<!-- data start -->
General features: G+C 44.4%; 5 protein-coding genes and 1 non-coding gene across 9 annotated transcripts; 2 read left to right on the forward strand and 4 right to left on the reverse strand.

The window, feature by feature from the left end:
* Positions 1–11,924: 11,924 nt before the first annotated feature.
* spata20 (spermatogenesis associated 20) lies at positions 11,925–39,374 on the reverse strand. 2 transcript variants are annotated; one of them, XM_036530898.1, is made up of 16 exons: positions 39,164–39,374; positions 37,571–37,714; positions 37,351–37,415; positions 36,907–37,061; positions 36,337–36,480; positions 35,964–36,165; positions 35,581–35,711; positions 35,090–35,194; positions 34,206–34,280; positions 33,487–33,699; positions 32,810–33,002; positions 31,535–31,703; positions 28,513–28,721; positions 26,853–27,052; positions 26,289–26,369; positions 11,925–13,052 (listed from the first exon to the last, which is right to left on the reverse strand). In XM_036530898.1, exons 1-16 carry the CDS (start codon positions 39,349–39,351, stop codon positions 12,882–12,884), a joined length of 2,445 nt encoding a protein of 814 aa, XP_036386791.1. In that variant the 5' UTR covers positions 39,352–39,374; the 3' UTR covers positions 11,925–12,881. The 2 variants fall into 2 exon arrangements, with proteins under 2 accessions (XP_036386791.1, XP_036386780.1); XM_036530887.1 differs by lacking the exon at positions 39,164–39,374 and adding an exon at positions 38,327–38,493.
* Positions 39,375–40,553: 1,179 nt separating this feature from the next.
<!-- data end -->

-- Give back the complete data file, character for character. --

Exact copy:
General features: G+C 44.4%; 5 protein-coding genes and 1 non-coding gene across 9 annotated transcripts; 2 read left to right on the forward strand and 4 right to left on the reverse strand.

The window, feature by feature from the left end:
* Positions 1–11,924: 11,924 nt before the first annotated feature.
* spata20 (spermatogenesis associated 20) lies at positions 11,925–39,374 on the reverse strand. 2 transcript variants are annotated; one of them, XM_036530898.1, is made up of 16 exons: positions 39,164–39,374; positions 37,571–37,714; positions 37,351–37,415; positions 36,907–37,061; positions 36,337–36,480; positions 35,964–36,165; positions 35,581–35,711; positions 35,090–35,194; positions 34,206–34,280; positions 33,487–33,699; positions 32,810–33,002; positions 31,535–31,703; positions 28,513–28,721; positions 26,853–27,052; positions 26,289–26,369; positions 11,925–13,052 (listed from the first exon to the last, which is right to left on the reverse strand). In XM_036530898.1, exons 1-16 carry the CDS (start codon positions 39,349–39,351, stop codon positions 12,882–12,884), a joined length of 2,445 nt encoding a protein of 814 aa, XP_036386791.1. In that variant the 5' UTR covers positions 39,352–39,374; the 3' UTR covers positions 11,925–12,881. The 2 variants fall into 2 exon arrangements, with proteins under 2 accessions (XP_036386791.1, XP_036386780.1); XM_036530887.1 differs by lacking the exon at positions 39,164–39,374 and adding an exon at positions 38,327–38,493.
* Positions 39,375–40,553: 1,179 nt separating this feature from the next.